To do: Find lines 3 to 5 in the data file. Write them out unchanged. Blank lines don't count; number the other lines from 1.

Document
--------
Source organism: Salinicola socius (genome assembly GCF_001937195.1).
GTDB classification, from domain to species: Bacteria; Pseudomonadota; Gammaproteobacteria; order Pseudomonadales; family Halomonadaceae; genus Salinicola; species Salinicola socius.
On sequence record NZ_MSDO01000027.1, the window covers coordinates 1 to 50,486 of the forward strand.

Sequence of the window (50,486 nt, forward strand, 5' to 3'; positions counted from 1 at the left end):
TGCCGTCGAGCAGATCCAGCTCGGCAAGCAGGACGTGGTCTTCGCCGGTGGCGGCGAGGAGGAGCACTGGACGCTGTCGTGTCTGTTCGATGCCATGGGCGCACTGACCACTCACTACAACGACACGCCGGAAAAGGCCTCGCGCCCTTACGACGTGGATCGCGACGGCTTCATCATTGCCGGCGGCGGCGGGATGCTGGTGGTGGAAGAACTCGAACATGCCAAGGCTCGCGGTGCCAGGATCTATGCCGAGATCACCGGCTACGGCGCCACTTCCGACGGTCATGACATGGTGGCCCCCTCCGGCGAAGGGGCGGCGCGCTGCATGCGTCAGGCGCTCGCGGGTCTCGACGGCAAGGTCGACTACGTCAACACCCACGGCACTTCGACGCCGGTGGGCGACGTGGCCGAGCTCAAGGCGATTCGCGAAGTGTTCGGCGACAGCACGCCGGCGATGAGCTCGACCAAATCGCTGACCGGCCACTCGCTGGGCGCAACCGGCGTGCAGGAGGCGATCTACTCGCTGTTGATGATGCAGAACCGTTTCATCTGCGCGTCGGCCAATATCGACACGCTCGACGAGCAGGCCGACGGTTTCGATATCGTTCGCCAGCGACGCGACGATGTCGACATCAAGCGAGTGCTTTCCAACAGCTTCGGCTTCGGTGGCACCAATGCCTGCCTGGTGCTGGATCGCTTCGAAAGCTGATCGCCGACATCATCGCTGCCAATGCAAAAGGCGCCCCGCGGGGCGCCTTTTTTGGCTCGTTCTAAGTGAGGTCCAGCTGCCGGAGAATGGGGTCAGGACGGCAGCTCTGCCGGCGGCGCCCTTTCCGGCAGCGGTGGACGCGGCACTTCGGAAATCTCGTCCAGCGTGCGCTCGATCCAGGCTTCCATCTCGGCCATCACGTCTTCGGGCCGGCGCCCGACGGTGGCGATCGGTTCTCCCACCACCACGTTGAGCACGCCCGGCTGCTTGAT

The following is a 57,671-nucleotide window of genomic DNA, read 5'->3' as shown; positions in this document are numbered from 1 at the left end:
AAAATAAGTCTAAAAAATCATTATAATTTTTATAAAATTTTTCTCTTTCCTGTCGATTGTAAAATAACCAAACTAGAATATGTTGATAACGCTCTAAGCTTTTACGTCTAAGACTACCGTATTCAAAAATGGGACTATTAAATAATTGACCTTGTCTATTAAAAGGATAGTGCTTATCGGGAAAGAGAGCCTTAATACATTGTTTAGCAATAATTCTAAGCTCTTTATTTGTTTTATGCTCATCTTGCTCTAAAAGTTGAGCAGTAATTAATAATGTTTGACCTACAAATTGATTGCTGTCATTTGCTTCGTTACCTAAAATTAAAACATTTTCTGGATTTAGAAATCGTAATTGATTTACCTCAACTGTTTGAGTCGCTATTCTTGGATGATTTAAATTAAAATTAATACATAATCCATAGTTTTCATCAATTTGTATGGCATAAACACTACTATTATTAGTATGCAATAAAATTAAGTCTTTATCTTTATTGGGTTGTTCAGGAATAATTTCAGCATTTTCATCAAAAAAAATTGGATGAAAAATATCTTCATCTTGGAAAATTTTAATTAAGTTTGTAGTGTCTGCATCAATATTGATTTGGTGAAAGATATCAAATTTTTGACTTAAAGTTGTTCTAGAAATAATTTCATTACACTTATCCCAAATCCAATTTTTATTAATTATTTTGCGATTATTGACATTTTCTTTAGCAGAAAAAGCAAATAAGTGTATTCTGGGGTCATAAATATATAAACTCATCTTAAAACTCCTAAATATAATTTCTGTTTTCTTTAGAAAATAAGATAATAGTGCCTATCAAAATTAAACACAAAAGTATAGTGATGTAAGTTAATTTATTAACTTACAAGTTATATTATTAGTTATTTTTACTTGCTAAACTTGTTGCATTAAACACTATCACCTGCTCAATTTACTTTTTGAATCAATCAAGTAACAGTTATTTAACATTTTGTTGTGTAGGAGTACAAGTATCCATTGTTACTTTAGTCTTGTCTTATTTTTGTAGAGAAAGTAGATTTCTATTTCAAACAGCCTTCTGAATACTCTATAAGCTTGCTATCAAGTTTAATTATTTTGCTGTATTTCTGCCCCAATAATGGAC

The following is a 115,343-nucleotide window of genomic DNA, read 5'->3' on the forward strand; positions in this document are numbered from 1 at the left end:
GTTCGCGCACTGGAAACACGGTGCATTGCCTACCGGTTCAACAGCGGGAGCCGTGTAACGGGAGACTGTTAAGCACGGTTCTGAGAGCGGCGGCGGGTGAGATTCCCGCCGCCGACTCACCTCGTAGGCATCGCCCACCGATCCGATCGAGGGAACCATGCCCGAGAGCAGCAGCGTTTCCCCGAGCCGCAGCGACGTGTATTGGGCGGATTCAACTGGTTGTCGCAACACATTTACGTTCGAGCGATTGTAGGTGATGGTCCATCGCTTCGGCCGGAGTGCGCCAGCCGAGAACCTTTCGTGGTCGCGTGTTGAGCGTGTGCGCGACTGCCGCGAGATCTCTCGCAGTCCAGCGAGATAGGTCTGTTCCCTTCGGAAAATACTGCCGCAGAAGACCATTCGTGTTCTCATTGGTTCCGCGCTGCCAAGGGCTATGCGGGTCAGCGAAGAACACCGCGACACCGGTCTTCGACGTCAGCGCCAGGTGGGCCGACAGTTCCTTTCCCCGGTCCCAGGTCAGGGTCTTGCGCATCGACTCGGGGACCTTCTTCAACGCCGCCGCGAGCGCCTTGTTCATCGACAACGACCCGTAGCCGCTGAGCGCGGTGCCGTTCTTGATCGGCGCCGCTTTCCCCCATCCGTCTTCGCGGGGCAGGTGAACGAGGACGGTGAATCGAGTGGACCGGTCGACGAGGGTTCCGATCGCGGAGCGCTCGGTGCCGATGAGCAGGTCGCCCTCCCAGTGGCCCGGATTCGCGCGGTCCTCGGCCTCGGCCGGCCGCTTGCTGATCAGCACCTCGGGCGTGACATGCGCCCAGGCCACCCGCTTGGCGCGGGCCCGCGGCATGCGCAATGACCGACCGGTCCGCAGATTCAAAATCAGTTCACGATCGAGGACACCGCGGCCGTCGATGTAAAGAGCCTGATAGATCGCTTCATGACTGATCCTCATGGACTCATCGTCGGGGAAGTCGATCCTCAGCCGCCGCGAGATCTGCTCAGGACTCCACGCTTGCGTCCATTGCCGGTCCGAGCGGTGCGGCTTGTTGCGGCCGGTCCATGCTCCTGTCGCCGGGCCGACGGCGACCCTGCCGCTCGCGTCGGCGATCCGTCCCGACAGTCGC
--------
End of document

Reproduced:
On sequence record NZ_MSDO01000027.1, the window covers coordinates 1 to 50,486 of the forward strand.

Sequence of the window (50,486 nt, forward strand, 5' to 3'; positions counted from 1 at the left end):
TGCCGTCGAGCAGATCCAGCTCGGCAAGCAGGACGTGGTCTTCGCCGGTGGCGGCGAGGAGGAGCACTGGACGCTGTCGTGTCTGTTCGATGCCATGGGCGCACTGACCACTCACTACAACGACACGCCGGAAAAGGCCTCGCGCCCTTACGACGTGGATCGCGACGGCTTCATCATTGCCGGCGGCGGCGGGATGCTGGTGGTGGAAGAACTCGAACATGCCAAGGCTCGCGGTGCCAGGATCTATGCCGAGATCACCGGCTACGGCGCCACTTCCGACGGTCATGACATGGTGGCCCCCTCCGGCGAAGGGGCGGCGCGCTGCATGCGTCAGGCGCTCGCGGGTCTCGACGGCAAGGTCGACTACGTCAACACCCACGGCACTTCGACGCCGGTGGGCGACGTGGCCGAGCTCAAGGCGATTCGCGAAGTGTTCGGCGACAGCACGCCGGCGATGAGCTCGACCAAATCGCTGACCGGCCACTCGCTGGGCGCAACCGGCGTGCAGGAGGCGATCTACTCGCTGTTGATGATGCAGAACCGTTTCATCTGCGCGTCGGCCAATATCGACACGCTCGACGAGCAGGCCGACGGTTTCGATATCGTTCGCCAGCGACGCGACGATGTCGACATCAAGCGAGTGCTTTCCAACAGCTTCGGCTTCGGTGGCACCAATGCCTGCCTGGTGCTGGATCGCTTCGAAAGCTGATCGCCGACATCATCGCTGCCAATGCAAAAGGCGCCCCGCGGGGCGCCTTTTTTGGCTCGTTCTAAGTGAGGTCCAGCTGCCGGAGAATGGGGTCAGGACGGCAGCTCTGCCGGCGGCGCCCTTTCCGGCAGCGGTGGACGCGGCACTTCGGAAATCTCGTCCAGCGTGCGCTCGATCCAGGCTTCCATCTCGGCCATCACGTCTTCGGGCCGGCGCCCGACGGTGGCGATCGGTTCTCCCACCACCACGTTGAGCACGCCCGGCTGCTTGAT